Conference Editor

Jianshun Zhang; Edward Bogucz; Cliff Davidson; Elizabeth Krietmeyer

Location

Syracuse, NY

Event Website

http://ibpc2018.org/

Start Date

25-9-2018 10:30 AM

End Date

25-9-2018 12:00 PM

Description

Physics-based infiltration models, like Lawrence Berkeley Laboratory (LBL) and Alberta Infiltration Model (AIM-2), have been used to predict infiltration rate in near-real time. These models are derived from the driving forces of wind and temperature difference across the building enclosure system, both of which cause pressure differences across the enclosure system for infiltration. The model incorporates other major factors like building leakage characteristics, distributions of openings, microenvironment conditions around the building enclosure as affected by building shields, topography and building shape. The accuracy of the models dependents on getting these factors right. However, these factors are specific for individual buildings and measuring these factors in occupied buildings is difficult. In theory, these can be determined by using generalized table and blower door test but it requires heavy equipment and skilled work force, which is difficult to implement in occupied houses. In this paper, a methodology is developed to determine the air change rate (ACH) and Indoor air quality (IAQ) in near-real time by combining a physics-based infiltration model with a tracer gas decay test method. The methodology is applicable to naturally ventilated houses. Existing infiltration models are modified explicitly to include the impact of the wind direction. The input data for the models also include indoor air temperature and weather data. Tracer gas method is used to determine the infiltration model parameters using multi variable nonlinear regression. Once these parameters are obtained, it is able to predict the ACH with 10% and 16% error for AIM-2 and LBL models, respectively

Comments

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DOI

https://doi.org/10.14305/ibpc.2018.ie-4.01

Creative Commons License

Creative Commons Attribution-Noncommercial 4.0 License
This work is licensed under a Creative Commons Attribution-Noncommercial-Share Alike 4.0 License.

COinS
 
Sep 25th, 10:30 AM Sep 25th, 12:00 PM

A Novel Approach to Near-Real Time Monitoring of Ventilation Rate and Indoor Air Quality in Residential Houses

Syracuse, NY

Physics-based infiltration models, like Lawrence Berkeley Laboratory (LBL) and Alberta Infiltration Model (AIM-2), have been used to predict infiltration rate in near-real time. These models are derived from the driving forces of wind and temperature difference across the building enclosure system, both of which cause pressure differences across the enclosure system for infiltration. The model incorporates other major factors like building leakage characteristics, distributions of openings, microenvironment conditions around the building enclosure as affected by building shields, topography and building shape. The accuracy of the models dependents on getting these factors right. However, these factors are specific for individual buildings and measuring these factors in occupied buildings is difficult. In theory, these can be determined by using generalized table and blower door test but it requires heavy equipment and skilled work force, which is difficult to implement in occupied houses. In this paper, a methodology is developed to determine the air change rate (ACH) and Indoor air quality (IAQ) in near-real time by combining a physics-based infiltration model with a tracer gas decay test method. The methodology is applicable to naturally ventilated houses. Existing infiltration models are modified explicitly to include the impact of the wind direction. The input data for the models also include indoor air temperature and weather data. Tracer gas method is used to determine the infiltration model parameters using multi variable nonlinear regression. Once these parameters are obtained, it is able to predict the ACH with 10% and 16% error for AIM-2 and LBL models, respectively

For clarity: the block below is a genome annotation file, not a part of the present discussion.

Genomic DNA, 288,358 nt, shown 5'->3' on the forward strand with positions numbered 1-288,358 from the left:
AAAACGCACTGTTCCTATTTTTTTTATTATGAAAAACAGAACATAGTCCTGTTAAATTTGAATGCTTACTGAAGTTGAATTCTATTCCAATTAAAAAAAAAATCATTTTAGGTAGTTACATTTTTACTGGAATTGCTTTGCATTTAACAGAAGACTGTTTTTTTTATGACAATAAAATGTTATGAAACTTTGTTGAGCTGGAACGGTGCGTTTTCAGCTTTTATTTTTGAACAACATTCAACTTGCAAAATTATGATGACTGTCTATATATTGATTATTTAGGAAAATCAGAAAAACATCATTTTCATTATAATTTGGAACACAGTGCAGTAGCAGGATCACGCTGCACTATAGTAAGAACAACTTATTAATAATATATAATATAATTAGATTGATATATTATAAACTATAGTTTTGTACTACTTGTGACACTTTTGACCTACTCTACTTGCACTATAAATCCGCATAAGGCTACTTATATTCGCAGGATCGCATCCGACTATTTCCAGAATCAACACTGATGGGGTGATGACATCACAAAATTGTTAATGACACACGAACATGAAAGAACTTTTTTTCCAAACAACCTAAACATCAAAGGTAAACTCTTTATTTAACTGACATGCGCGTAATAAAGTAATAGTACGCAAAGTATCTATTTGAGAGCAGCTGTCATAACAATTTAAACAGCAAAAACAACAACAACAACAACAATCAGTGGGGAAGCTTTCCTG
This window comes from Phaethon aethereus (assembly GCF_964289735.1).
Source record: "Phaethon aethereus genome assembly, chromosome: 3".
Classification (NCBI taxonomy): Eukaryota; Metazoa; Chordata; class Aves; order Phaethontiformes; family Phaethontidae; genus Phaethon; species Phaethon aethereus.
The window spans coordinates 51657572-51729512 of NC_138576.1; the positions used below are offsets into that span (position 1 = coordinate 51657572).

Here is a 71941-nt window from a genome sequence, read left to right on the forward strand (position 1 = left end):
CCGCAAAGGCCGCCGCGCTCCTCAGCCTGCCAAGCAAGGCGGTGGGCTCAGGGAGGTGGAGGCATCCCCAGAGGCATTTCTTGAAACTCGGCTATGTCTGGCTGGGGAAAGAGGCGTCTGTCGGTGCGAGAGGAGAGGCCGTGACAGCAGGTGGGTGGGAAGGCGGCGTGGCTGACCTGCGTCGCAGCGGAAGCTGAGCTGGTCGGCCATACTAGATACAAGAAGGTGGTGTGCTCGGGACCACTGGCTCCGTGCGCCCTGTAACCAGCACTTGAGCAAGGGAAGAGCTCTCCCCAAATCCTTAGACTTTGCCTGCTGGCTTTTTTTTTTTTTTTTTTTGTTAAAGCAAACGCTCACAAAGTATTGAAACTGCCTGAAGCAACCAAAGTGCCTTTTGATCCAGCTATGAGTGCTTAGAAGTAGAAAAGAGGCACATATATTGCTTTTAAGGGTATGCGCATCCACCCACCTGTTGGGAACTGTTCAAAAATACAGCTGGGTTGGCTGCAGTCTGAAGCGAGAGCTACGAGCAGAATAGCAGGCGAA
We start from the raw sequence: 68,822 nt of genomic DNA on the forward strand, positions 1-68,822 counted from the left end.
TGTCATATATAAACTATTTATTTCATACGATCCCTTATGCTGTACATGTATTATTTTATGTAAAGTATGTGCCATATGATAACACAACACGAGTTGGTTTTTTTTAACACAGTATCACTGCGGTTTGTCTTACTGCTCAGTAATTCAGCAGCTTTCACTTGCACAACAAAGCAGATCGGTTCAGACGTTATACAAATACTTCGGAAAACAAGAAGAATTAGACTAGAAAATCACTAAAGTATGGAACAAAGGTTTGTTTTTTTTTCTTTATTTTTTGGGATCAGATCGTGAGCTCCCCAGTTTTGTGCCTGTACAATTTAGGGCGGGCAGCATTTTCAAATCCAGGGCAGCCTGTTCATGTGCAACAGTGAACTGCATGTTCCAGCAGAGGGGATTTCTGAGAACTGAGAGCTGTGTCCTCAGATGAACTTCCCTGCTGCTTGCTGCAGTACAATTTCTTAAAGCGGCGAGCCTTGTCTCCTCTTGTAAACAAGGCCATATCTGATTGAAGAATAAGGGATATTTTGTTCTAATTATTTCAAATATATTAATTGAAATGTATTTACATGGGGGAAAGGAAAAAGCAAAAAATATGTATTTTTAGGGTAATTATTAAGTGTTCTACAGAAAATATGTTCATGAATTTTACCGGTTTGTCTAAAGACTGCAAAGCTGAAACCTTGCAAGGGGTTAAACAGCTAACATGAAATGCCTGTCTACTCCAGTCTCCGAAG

https://surface.syr.edu/ibpc/2018/IE4/1

 

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